of Henault, was born at Paris, Feb. 15, 1720, and educated at the university of that city. Here he gave the most promising hopes of success in any of the learned professions, and had in particular attached himself to the law; but weak lungs preventing him from entering into the active occupations of a pleader, he devoted himself to general literature, and produced the following works : 1. “ Abrégé Chronologique de l'Histoire Ecclesiastique,” a chronological abridgment of Ecclesiastical History, in three volumes, octavo, written more drily and less elegantly than that of Henault, whom the author followed. 2.“ Les Annales Romaines," 1756, one volume octavo, in which the author has taken advantage of the most valuable remarks of St. Evremond, the abbé St. Réal, Montesquieu, Mably, and several others, respecting the Romans; and the work is consequently not so dry as the former. In style, however, he is still inferior to his model. Of this we have an English translation by Nugent, 1759, 8vo. 3. “ Abrégé Chronologique de Histoire d'Espagne et de Portugal,” 2 vols. 8vo, 1759—1765. This work, which was actually begun by Henault, is worthy of him in point of exactness; but neither affords such striking portraits, nor such profound remarks. Lacombe, another author celebrated for this kind of compilation, assisted also in this. Macquer had some share in writing the “ Dictionaire des Arts et Metiers,” 2 vols. 8vo. He was industrious, gentle, modest, sincere, and a decided enemy to all quackery and ostentation. He had little imagination, but a sound judg. ment; and bad collected a great abundance and variety of useful knowledge. He died the 27th of January, 1770."
MACQUER (JOSEPH), brother to the preceding, an eminent physician and chemist, was born at Paris, Oct. 9, 1718, and became a doctor of the faculty of medicine in the university of that metropolis, professor of pharmacy, and censor-royal. He was, likewise, a member of the academies of sciences of Turin, Stockholm, and Paris, and conducted the medical and chemical departinents of the Journal des Sçavans. He had the merit of pursuing chemistry as a department of natural philosophy, and was one of the most successful cultivators of the science, upon rational principles, previous to the new modelling wbich it has received within the last twenty-five years. He died | Necrologie des Hommes Celebres, année 1771.--Dict, Hist.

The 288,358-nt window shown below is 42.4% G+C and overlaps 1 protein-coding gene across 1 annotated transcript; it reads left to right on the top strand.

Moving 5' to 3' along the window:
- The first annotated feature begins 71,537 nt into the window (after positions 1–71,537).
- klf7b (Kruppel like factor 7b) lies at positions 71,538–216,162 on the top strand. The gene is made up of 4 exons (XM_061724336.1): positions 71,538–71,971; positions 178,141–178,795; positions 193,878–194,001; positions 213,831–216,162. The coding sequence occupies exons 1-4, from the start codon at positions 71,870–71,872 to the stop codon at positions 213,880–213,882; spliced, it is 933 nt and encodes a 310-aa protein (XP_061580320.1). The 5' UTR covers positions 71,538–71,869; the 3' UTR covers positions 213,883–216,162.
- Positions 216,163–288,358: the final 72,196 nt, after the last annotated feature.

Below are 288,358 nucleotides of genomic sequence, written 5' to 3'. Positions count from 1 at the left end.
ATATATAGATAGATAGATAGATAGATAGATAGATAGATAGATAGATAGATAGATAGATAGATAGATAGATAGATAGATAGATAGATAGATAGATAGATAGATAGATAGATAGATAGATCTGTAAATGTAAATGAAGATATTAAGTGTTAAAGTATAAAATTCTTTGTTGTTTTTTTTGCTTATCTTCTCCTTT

Feb. 15; 17 Which appead that his b
Feb. 15, 1784, after having suffered much by an internal complaint, which appeared beyond the reach of skill. On this account he desired that his body might be opened, when it was discovered that his disorder was an ossification of the aorta, with strong concretions formed in the cavity of the heart. Mr. Macquer's private character appears to have been truly amiable in every relation, and few men were more respected by his contemporaries. He published, 1. “ Elemens de Chymie Theorique,” 1749–1753, 12mo. 2. “Elemens de Chymie Pratique," 2 vols. 12mo. 3. “ Plan d'un Cours de Chymie experimentale et raisonnée," 1757, 12mo. This was composed in conjunction with M. Baumé, who was associated with him in bis lectures. 4.“ Dictionnaire de Chymie,” 1766, 2 vols. 8vo. These works have all been translated into English and German ; the Dictionary particularly, by Mr. Keir, with great additions and improvements. 5.“ Formulæ Medicamentorum Magistralium," 1763; and he had also a share in the compo- . position of the “ Pharmacopeia Parisiensis,” of 1758.'